For the Herd’s Sake, Vaccinate

Here at the Mamas Control Room (pun alert!) we’re always looking for new ways to drive home the importance of  vaccinating your little hellions, so when we stumbled upon this essay written by a doctor who sees it from both sides, we thought you’d want to take a look.

We know our point of view isn’t shared by all our readers, and we always get lots of … umm … feedback from you on the subject, but read on, and picture your child’s Grandpa, a favorite librarian who always comes up with the perfect read, or that kind lady behind the bakery counter who never fails to give your little guy a free cookie.

When we think about teaching our kids community responsibility, are we ignoring a glaring danger to others right here in our own backyard? 

For the Herd’s Sake, Vaccinate

By STEVEN L. WEINREB

I HAVE chronic lymphocytic leukemia. Three months ago, I underwent an allogeneic stem-cell transplant, in which my wise, 52-year-old white blood cells were replaced by bewildered, low-functioning cells from an anonymous European donor. For the next seven months or so, until those cells mature, I have a newborn’s immunity; I am prey to illnesses like chickenpox, the measles and the flu.

These diseases are rarely fatal, unless you’re a newborn or someone with a suppressed immune system like me. My newborn buddies and I do have some protection, however: the rest of you.

Young babies, the immuno-compromised and people who get chemotherapy are not able to process most vaccinations. Live vaccines in particular, like those for measles and chickenpox, can make us sick. But if 75 percent to 95 percent of the population around us is vaccinated for a particular disease, the rest are protected through what is called herd immunity. In other words, your measles vaccine protects me against the measles.

It’s the reasoning of Clarence, the angel from “It’s a Wonderful Life”: If you are vaccinated, you won’t pass a disease on to someone else, who won’t pass it on to six more people, and on and on. To quote Clarence, “Strange, isn’t it? Each man’s life touches so many other lives.”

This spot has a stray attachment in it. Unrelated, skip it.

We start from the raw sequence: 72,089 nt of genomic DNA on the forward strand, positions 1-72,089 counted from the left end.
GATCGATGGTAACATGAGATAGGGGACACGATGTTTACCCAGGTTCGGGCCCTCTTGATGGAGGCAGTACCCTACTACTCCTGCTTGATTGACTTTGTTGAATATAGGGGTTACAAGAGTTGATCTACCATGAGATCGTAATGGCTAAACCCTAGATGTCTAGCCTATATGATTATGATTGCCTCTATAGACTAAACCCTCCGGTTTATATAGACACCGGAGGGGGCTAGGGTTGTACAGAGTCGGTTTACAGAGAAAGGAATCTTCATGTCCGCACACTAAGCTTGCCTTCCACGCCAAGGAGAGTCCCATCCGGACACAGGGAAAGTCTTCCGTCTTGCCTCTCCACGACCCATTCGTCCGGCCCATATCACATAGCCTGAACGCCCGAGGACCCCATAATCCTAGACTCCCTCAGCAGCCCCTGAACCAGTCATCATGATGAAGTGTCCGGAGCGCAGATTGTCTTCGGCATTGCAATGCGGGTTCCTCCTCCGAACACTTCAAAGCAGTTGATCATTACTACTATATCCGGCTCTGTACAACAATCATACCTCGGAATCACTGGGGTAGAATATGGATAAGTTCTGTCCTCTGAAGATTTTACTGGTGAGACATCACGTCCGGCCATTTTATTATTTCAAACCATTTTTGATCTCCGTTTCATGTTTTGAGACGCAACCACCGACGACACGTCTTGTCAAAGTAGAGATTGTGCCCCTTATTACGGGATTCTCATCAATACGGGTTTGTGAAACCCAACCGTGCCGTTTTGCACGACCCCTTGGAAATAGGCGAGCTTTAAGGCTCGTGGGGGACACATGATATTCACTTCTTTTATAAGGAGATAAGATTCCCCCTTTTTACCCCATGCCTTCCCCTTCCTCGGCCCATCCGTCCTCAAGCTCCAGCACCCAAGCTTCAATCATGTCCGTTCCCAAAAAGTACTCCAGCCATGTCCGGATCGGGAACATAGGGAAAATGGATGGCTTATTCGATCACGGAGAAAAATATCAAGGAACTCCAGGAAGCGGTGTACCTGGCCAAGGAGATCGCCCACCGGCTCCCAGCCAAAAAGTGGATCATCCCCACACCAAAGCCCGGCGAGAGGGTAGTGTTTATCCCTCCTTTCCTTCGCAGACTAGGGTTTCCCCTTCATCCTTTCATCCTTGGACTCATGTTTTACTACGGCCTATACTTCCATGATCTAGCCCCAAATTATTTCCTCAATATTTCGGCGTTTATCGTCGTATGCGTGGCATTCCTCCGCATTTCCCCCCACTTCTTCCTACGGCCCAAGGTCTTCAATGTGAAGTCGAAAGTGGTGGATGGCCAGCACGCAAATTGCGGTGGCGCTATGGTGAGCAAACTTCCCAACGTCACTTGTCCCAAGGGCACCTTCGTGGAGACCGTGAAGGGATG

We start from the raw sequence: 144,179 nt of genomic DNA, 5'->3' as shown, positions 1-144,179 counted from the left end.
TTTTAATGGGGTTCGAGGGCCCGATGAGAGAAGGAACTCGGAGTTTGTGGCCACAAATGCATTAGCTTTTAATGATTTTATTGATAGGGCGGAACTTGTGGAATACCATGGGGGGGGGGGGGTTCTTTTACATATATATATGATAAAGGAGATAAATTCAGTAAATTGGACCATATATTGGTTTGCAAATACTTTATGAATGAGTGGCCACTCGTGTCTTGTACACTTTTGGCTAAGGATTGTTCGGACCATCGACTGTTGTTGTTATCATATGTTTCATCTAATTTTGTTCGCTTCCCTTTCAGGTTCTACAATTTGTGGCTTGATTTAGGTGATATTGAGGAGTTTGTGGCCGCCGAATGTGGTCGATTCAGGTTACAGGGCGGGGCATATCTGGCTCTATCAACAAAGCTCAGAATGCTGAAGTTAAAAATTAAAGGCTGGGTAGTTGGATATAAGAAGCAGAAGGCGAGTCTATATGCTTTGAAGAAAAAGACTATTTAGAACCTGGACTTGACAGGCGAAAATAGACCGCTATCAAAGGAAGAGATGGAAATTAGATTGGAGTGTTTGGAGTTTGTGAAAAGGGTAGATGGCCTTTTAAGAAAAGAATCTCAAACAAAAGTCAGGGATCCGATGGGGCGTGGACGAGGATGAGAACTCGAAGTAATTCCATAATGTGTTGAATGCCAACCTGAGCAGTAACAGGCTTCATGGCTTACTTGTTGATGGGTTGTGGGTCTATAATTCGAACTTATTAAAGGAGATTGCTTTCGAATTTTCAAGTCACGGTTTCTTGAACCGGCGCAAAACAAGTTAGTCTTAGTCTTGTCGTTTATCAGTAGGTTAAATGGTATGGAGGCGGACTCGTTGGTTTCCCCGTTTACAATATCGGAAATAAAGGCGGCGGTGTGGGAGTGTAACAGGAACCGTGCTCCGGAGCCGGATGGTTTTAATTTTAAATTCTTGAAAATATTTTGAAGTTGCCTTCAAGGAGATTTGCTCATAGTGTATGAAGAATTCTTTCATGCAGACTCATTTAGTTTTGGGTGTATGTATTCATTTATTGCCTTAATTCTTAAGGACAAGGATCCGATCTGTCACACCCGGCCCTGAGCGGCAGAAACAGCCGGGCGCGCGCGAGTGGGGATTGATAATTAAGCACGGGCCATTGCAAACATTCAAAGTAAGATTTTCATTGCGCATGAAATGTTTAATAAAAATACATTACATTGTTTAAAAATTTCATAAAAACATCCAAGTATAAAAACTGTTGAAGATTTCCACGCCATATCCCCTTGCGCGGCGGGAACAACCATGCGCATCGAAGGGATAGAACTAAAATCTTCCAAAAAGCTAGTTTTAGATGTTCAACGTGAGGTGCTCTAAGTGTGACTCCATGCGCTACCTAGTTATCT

Unfortunately, vaccination rates for many diseases in Europe and in areas of the United States are falling. This is partly due to Andrew Wakefield, a British doctor who published a paper, now discredited, in 1998 in The Lancet tying childhood vaccines to autism. Celebrities like Jim Carrey have also taken a strong antivaccine view. As a result of these unwarranted fears, childhood diseases are returning. The rate of whooping cough cases has spiked over the past 20 years. In 1990, the incidence was 2 per 100,000 people; in 2000 it was 3; by last year, it had risen to nearly 10.

Measles cases are also increasing. For each year between 2001 and 2008, the median number of cases in the United States was 56. In the first six months of this year alone, there were more than 150 reported cases — the most since 1996. A vast majority of those who were sickened had not been vaccinated or had uncertain vaccination histories. Before the vaccine was introduced in 1963, 400 to 500 Americans died of measles every year.

During last year’s flu season there were 55,403 reported cases of influenza A and B; 116 children died of the disease. And now flu season is back.

The truth is, we should not get vaccinated for ourselves alone; we should do it for one another. Having cancer has taught me the value of living in a community. We assist the infirm, pay our taxes and donate to charity, and getting vaccinated — for the flu, for adult whooping cough, for pneumonia — is just another important societal responsibility. After all, we’re in the same herd.

Steven L. Weinreb, an internist who is certified in oncology and hematology, is on medical leave from his job at a private practice.

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Ellen and Rachel are two old friends and “expert” mamas—one a pediatrician and one a family therapist—with fifty years of parenting experience between them.


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One response to “For the Herd’s Sake, Vaccinate”

  1. What is Measles? | Living With Deafness

    […] Study Exposes the “60% Effective” Flu Shot as 98.5% Useless by Joseph MercolaFor the Herd’s Sake, Vaccinate .single-attachment #content,#wrapper, #access, #colophon, #branding, #main, .attachment img { […]

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